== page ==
JHC: In your opinion, what’s the major thing that’s right with healthcare (products) contracting today? What can be done to reinforce and improve on it?

Grant: Our challenge is, ‘How do we get our arms around all the requests for the latest and greatest in technology that our great physicians want to have, and still maintain some control?’ We’re talking about following in the footsteps of pharmacy, and developing a med/surg formulary as a means of giving us some control over how we introduce technology. We have a tremendous safety agenda to ensure that the products we introduce are safe, and that our staff have been trained on how to use them properly.

JHC: In your opinion, what’s the major thing that’s wrong with healthcare (products) contracting today? What can be done to change it?

Grant: Collaboration is an issue. We try to provide a welcoming environment for [sales] reps. However, at times we find ourselves in conflict with them when they go directly to our end users. Our job is to get them to understand what we’re trying to accomplish here; and to [ask them] not to overload us with new gadgets and widgets. They may be good, but they can also add to our costs as well as have the potential of creating safety issues for both our staff and patients.

JHC: Name one or two key directions in which healthcare contracting is headed and where you expect that trend to take the industry in five years.

Grant: One trend I see is contracting locally vs. nationally. I think we all want to be good citizens. We’re all looking for ways to ensure that our communities benefit from their relationship with us. [The question is], how do we take our procurement dollars and buying force to bring companies into the city who can then provide us with goods and services? It’s a delicate balance: You still want to get the best price and service. But if you think about supplies that come to us from [geographic areas] that are not in the Baltimore region, there isn’t much community benefit when it comes to creating jobs.

George Hersch
VP of Materials Management
Norton Healthcare
Louisville, Ky.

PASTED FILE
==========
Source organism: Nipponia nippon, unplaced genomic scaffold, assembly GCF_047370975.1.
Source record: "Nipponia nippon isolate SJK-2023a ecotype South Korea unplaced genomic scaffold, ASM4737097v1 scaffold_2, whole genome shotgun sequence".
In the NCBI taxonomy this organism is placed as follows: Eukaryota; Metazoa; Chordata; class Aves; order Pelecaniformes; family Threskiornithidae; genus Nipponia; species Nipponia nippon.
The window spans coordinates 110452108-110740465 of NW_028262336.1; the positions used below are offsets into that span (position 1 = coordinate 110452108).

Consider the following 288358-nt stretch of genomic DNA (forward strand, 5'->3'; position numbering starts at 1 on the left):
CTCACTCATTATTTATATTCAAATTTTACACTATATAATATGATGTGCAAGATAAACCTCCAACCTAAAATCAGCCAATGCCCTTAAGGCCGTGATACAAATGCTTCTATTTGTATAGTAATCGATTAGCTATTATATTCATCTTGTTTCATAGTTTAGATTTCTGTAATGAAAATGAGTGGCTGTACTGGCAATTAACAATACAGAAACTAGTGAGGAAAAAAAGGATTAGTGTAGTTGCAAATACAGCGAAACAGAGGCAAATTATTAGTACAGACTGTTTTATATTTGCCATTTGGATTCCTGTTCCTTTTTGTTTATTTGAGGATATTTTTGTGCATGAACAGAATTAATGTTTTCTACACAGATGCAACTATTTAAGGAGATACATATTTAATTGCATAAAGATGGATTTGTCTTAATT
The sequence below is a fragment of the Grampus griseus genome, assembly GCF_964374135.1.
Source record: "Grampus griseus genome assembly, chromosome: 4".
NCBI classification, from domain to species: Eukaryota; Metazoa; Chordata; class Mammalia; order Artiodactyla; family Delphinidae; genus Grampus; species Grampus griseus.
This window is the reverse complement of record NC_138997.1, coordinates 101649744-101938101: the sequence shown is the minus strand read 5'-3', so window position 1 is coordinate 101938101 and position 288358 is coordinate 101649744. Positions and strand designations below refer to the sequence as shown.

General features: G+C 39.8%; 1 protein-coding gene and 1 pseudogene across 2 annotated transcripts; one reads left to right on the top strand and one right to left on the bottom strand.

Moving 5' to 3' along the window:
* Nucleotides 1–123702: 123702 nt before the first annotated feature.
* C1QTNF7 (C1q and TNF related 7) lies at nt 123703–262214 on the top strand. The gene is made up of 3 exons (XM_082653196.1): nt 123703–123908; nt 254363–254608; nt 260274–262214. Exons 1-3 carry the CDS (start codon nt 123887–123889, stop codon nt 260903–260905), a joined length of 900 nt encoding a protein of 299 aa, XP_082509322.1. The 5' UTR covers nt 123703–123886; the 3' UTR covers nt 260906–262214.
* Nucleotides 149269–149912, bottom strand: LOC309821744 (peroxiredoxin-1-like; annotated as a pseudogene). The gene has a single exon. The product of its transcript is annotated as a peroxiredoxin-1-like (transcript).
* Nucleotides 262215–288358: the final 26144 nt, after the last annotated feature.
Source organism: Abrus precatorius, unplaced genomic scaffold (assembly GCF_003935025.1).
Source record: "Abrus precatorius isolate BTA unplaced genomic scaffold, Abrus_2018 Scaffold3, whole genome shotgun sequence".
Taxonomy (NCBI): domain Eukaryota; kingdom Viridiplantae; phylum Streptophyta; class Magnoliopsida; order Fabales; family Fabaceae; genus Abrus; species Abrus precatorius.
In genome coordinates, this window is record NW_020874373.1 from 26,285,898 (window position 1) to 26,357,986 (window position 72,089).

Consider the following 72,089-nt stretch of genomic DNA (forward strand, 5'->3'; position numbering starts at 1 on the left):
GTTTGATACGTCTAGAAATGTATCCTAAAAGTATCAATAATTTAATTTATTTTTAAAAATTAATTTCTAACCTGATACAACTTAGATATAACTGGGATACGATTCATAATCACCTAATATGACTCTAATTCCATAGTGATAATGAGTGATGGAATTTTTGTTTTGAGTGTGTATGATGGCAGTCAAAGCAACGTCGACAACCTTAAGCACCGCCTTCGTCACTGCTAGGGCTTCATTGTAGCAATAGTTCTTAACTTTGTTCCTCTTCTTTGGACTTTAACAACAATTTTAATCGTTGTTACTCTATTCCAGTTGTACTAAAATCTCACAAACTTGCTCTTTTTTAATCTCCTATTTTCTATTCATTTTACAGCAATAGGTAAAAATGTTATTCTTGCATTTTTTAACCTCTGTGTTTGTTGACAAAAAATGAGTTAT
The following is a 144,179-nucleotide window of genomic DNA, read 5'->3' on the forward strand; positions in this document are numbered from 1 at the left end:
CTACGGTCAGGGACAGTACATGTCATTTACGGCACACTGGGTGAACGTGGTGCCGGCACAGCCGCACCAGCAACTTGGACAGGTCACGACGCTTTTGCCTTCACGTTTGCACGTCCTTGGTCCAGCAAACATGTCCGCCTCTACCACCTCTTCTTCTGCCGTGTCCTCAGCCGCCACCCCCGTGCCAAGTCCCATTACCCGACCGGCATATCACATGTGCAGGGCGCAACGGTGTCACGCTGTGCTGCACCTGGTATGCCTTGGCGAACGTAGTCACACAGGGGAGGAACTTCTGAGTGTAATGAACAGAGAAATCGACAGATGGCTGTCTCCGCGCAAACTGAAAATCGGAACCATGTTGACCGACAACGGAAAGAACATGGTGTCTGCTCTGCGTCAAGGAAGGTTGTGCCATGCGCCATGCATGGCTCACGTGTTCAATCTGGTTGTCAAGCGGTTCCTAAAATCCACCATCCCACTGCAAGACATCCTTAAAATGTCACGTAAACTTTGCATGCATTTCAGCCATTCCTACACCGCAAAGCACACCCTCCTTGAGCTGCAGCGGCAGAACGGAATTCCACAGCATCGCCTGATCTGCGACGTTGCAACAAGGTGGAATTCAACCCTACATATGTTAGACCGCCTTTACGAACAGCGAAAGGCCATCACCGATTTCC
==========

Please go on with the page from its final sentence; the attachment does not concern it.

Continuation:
George Hersch began his career in 1977 as assistant director of materials management at Saint Anthony Medical Center in Columbus, Ohio. He later served as associate director of material management at UCLA Healthcare in Los Angeles, where he assessed technology and high-end devices, which were driving up the supply chain budget. After four years at UCLA, Hersch came to Norton Healthcare in 2000 as VP of materials management. At Norton, he created a technology assessment committee, one of four committees that report directly to the IDN’s medical executive committee. This, in turn, reports to the board quality committee.

Norton Healthcare is a five-hospital system located in the Louisville, Ky., area. The IDN also includes eight-urgent care centers and 31 physician practices. With 48 percent of the Louisville market share, the IDN is the largest comprehensive hospital system in Kentucky. In addition to operating the only freestanding children’s hospital in the state, Norton Healthcare offers such services as orthopedics, neurospine, cardiopulmonary, women’s health, bariatrics and cancer care.

JHC: What is the most challenging contracting project you’ve worked on in the past 12 months?

George Hersch: We have implemented a structured capital prioritization program that involves all stakeholders throughout our health system. Using Strata Software, we have initiated a system-wide program that can prioritize all capital needs. For the first time, everyone can see what their colleagues’ needs are. It took about six months to plan the program and another six months to implement it. The new program is a cultural change as to how we approach capitalization prioritization.

JHC: What contracting project(s) are you looking forward to working on in the next 12 months?